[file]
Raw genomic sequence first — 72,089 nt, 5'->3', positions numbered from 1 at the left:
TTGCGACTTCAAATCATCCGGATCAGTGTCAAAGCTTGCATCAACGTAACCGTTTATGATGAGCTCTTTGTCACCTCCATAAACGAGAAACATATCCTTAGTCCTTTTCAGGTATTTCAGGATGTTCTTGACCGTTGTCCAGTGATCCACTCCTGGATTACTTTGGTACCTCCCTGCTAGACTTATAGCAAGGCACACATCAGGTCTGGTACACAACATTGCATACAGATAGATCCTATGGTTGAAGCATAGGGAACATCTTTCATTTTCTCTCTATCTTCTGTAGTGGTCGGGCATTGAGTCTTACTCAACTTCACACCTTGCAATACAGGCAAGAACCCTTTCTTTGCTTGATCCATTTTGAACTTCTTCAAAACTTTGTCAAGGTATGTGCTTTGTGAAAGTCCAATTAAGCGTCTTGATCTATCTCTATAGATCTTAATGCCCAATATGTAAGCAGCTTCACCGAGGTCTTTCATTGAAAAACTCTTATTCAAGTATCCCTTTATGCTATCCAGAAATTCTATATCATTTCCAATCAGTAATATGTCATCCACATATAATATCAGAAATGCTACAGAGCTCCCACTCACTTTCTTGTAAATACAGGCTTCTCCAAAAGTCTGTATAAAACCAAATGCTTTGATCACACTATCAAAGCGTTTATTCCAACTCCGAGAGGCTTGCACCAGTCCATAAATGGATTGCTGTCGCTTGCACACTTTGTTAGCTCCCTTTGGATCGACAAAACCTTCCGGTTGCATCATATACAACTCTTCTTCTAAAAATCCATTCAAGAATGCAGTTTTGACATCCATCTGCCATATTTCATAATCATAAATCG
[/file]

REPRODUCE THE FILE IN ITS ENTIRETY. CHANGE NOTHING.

Raw genomic sequence first — 72,089 nt, 5'->3', positions numbered from 1 at the left:
TTGCGACTTCAAATCATCCGGATCAGTGTCAAAGCTTGCATCAACGTAACCGTTTATGATGAGCTCTTTGTCACCTCCATAAACGAGAAACATATCCTTAGTCCTTTTCAGGTATTTCAGGATGTTCTTGACCGTTGTCCAGTGATCCACTCCTGGATTACTTTGGTACCTCCCTGCTAGACTTATAGCAAGGCACACATCAGGTCTGGTACACAACATTGCATACAGATAGATCCTATGGTTGAAGCATAGGGAACATCTTTCATTTTCTCTCTATCTTCTGTAGTGGTCGGGCATTGAGTCTTACTCAACTTCACACCTTGCAATACAGGCAAGAACCCTTTCTTTGCTTGATCCATTTTGAACTTCTTCAAAACTTTGTCAAGGTATGTGCTTTGTGAAAGTCCAATTAAGCGTCTTGATCTATCTCTATAGATCTTAATGCCCAATATGTAAGCAGCTTCACCGAGGTCTTTCATTGAAAAACTCTTATTCAAGTATCCCTTTATGCTATCCAGAAATTCTATATCATTTCCAATCAGTAATATGTCATCCACATATAATATCAGAAATGCTACAGAGCTCCCACTCACTTTCTTGTAAATACAGGCTTCTCCAAAAGTCTGTATAAAACCAAATGCTTTGATCACACTATCAAAGCGTTTATTCCAACTCCGAGAGGCTTGCACCAGTCCATAAATGGATTGCTGTCGCTTGCACACTTTGTTAGCTCCCTTTGGATCGACAAAACCTTCCGGTTGCATCATATACAACTCTTCTTCTAAAAATCCATTCAAGAATGCAGTTTTGACATCCATCTGCCATATTTCATAATCATAAATCG